The continent east of the ‘pond’
Makes many things of which we’re fond
But data of late
Impugned their growth rate
Just when will Herr Draghi respond?
There is an ongoing dichotomy in the economic landscape that I continue to have difficulty understanding. Pretty much every day we see data that describes slowing economic activity from multiple places around the world. Sales are slowing, manufacturing is ebbing, or housing markets are backing away from their multiyear explosion higher. And all this is occurring while in the background, international trade agreements, that have underpinned the growth in global trade for the past forty years, are also under increasing pressure. And yet, equity markets around the world seemingly ignore every piece of bad news and, when there is a glimmer of hope, investors grab hold and markets rally sharply.
Arguably the best explanation is that the dramatic change in central bank policies have evolved from emergency measures to the baseline for activity. Following that line of thought and adding the recent central bank response to increased ‘volatility’ (read declines) as seen in December, it has become apparent that economic fundamentals no longer matter very much at all. While the central bankers all pay lip service to being data dependent, the only data that seems to matter is the latest stock market close. For someone who has spent a career trying to identify macroeconomic risks and determine the best way to manage them, I’m concerned that fewer and fewer investors view that as important. I fear that when the next downturn comes, and I remain highly confident there will be another economic downturn too large to ignore, we will be wistful for the good old days of 2008-09, when recession was ‘mild’.
Please excuse my little rant, but it continues to be increasingly difficult to justify market movements when looking at economic data. For example, last night we learned that PMI data throughout the Eurozone was confirmed to be abysmal in February (Germany 47.6, Italy 47.7, Spain 49.9, Eurozone overall 49.2) and has led to a reduced forecast for Eurozone GDP growth in Q1 of just 0.1%. Naturally, every equity market in Europe is higher on the news. Even the euro has edged higher, climbing 0.15% (albeit after falling 0.4% in yesterday’s session). Adding to the malaise, Eurozone core inflation unexpectedly fell to 1.0%, a long way from the ECB’s target of just below 2.0% and showing no signs of increasing any time soon.
With the March ECB meeting on the docket for next week, the discussion has focused on how Signor Draghi will justify his ongoing efforts to normalize monetary policy amid weakening growth. His problem is that he has downplayed economic weakness as temporary, but it has lingered far longer than anticipated. It is widely expected that the new economic forecasts will point to further slowing, and this will just make his task that much more difficult. Ultimately, the market is not pricing in any interest rate hikes until June 2020, and there is a rising expectation that TLTRO’s are going to be rolled over with an announcement possible as soon as April’s meeting. Draghi’s term as ECB president ends in October, and it is pretty clear that he will have never raised interest rates during his eight years at the helm. The question is, will his successor get a chance in the next eight years? Once again, I have looked at this information, compared it to the ongoing Fed discussion, and come out on the side of the euro having further to decline. We will need to see much stronger growth and inflation from Europe to change that view.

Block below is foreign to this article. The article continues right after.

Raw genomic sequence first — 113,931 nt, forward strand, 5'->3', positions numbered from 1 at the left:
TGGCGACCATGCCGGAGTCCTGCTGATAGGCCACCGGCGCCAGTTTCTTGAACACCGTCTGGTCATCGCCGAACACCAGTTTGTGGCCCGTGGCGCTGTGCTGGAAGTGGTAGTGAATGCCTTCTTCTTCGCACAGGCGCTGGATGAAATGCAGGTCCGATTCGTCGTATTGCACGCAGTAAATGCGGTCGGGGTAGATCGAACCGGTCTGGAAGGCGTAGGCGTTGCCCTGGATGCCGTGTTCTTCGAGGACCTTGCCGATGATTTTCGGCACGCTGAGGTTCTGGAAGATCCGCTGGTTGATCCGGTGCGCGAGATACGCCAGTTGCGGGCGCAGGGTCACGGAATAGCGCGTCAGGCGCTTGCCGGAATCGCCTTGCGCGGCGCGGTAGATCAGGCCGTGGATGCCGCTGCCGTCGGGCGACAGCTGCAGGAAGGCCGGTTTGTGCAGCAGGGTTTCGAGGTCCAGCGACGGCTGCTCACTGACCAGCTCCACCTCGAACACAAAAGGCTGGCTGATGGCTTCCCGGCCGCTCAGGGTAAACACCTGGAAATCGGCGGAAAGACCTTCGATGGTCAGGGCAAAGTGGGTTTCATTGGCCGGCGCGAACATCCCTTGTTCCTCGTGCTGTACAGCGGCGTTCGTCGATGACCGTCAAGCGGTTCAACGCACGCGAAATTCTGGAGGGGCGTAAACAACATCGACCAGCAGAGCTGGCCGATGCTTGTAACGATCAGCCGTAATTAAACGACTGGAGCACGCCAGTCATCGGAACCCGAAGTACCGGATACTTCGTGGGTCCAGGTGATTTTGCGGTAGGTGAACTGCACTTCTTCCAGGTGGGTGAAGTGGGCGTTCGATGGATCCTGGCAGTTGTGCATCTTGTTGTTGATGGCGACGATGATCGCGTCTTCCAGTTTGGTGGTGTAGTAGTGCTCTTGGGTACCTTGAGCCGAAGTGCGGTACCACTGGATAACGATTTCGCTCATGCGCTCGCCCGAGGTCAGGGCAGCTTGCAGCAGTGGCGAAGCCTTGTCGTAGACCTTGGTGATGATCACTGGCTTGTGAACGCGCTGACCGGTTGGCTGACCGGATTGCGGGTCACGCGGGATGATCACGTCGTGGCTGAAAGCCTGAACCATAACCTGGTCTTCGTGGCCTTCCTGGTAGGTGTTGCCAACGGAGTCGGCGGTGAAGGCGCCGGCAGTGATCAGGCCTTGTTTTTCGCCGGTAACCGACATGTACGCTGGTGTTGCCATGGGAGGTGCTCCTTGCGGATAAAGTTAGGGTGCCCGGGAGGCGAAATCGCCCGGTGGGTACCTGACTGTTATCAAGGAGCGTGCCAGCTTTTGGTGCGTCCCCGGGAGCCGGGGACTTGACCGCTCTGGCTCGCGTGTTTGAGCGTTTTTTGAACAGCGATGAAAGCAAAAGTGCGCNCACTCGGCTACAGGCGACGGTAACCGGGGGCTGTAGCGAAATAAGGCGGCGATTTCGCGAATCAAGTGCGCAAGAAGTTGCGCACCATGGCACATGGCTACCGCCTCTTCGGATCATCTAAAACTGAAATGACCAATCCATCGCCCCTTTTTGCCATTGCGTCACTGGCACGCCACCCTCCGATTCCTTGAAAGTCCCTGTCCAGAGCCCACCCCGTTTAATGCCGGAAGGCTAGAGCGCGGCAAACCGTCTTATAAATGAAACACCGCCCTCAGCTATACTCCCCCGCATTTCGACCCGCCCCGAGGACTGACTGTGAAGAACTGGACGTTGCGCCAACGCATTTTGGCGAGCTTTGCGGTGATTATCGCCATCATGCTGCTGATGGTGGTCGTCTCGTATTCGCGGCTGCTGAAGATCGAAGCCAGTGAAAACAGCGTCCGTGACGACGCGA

Other than that discussion, there is very little of real note happening today. Chinese Caixin PMI data was slightly better than expected at 49.9, which has been today’s argument for adding risk, but recall just yesterday how weak the official statistic was. As with everything from China, it is difficult to understand the underlying story as the data often has inconsistencies. But this has been enough to create a risk-on atmosphere with Treasuries falling (10-year yields +2bps) and JPY falling (-0.4%) while commodities and equities rally. Gold, naturally, is the exception to this rule as it has softened this morning.
Regarding trade, today’s news stories discuss documents being prepared for an eventual Trump-Xi summit later this month. If there really is a deal, that will be a global positive as it would not only clear up US-Chinese confusion, but it would bode well for all the other trade discussions that are about to begin (US-Japan, US-Europe). Hopefully, President Trump won’t feel the need to walk away from this deal.
Looking back at yesterday’s session, we saw Q4 GDP actually grew 2.6%, a bit stronger than expected, which arguably helped underpin the dollar’s performance. We also learned that the House Finance Committee is equally unconcerned over what the Fed is doing, as Chairman Powell’s testimony was a complete sleeper. So, with no oversight, the Fed will simply motor along. At this point, it would be remarkable if the Fed raised rates again in 2019, and unless Core PCE goes on an extended run higher, perhaps even in 2020. I have a feeling that we are going to see this flat yield curve for a long time.
This morning brings a bunch more data with both December and January numbers due. Looking at the January data, the only forecast I find is Personal Income (exp 0.3%) but Personal Spending, and PCE are both due as well. At 10:00 we see ISM Manufacturing (55.5) which is now biased higher after yesterday’s Chicago PMI printed at a robust 64.7, its strongest print in 18 months. With risk being embraced today, I think we are far more likely to see the dollar edge lower than not by the end of the day.
Good luck and good weekend